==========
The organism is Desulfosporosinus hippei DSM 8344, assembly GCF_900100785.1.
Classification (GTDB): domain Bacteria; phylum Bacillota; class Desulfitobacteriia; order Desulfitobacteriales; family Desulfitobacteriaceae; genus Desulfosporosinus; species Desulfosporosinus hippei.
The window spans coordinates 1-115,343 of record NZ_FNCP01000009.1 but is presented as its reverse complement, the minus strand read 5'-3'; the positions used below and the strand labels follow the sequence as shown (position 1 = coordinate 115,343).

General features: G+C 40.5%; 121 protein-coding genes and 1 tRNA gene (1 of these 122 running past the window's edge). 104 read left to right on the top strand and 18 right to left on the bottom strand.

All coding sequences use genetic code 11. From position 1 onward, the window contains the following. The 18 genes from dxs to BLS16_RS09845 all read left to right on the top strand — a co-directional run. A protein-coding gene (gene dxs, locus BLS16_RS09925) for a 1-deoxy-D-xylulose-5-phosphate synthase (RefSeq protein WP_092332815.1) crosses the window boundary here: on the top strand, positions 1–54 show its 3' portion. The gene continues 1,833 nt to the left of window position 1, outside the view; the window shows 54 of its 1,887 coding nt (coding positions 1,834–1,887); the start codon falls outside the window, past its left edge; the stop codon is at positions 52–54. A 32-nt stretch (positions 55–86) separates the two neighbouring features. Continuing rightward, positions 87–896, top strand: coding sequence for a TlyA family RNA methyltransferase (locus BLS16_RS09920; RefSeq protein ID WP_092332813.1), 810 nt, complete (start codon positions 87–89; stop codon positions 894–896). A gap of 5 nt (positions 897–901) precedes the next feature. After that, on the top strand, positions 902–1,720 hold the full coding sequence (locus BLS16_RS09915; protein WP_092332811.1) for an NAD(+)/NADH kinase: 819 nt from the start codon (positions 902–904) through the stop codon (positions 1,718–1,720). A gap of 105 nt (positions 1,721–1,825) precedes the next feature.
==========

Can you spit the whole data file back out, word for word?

The organism is Desulfosporosinus hippei DSM 8344, assembly GCF_900100785.1.
Classification (GTDB): domain Bacteria; phylum Bacillota; class Desulfitobacteriia; order Desulfitobacteriales; family Desulfitobacteriaceae; genus Desulfosporosinus; species Desulfosporosinus hippei.
The window spans coordinates 1-115,343 of record NZ_FNCP01000009.1 but is presented as its reverse complement, the minus strand read 5'-3'; the positions used below and the strand labels follow the sequence as shown (position 1 = coordinate 115,343).

General features: G+C 40.5%; 121 protein-coding genes and 1 tRNA gene (1 of these 122 running past the window's edge). 104 read left to right on the top strand and 18 right to left on the bottom strand.

All coding sequences use genetic code 11. From position 1 onward, the window contains the following. The 18 genes from dxs to BLS16_RS09845 all read left to right on the top strand — a co-directional run. A protein-coding gene (gene dxs, locus BLS16_RS09925) for a 1-deoxy-D-xylulose-5-phosphate synthase (RefSeq protein WP_092332815.1) crosses the window boundary here: on the top strand, positions 1–54 show its 3' portion. The gene continues 1,833 nt to the left of window position 1, outside the view; the window shows 54 of its 1,887 coding nt (coding positions 1,834–1,887); the start codon falls outside the window, past its left edge; the stop codon is at positions 52–54. A 32-nt stretch (positions 55–86) separates the two neighbouring features. Continuing rightward, positions 87–896, top strand: coding sequence for a TlyA family RNA methyltransferase (locus BLS16_RS09920; RefSeq protein ID WP_092332813.1), 810 nt, complete (start codon positions 87–89; stop codon positions 894–896). A gap of 5 nt (positions 897–901) precedes the next feature. After that, on the top strand, positions 902–1,720 hold the full coding sequence (locus BLS16_RS09915; protein WP_092332811.1) for an NAD(+)/NADH kinase: 819 nt from the start codon (positions 902–904) through the stop codon (positions 1,718–1,720). A gap of 105 nt (positions 1,721–1,825) precedes the next feature.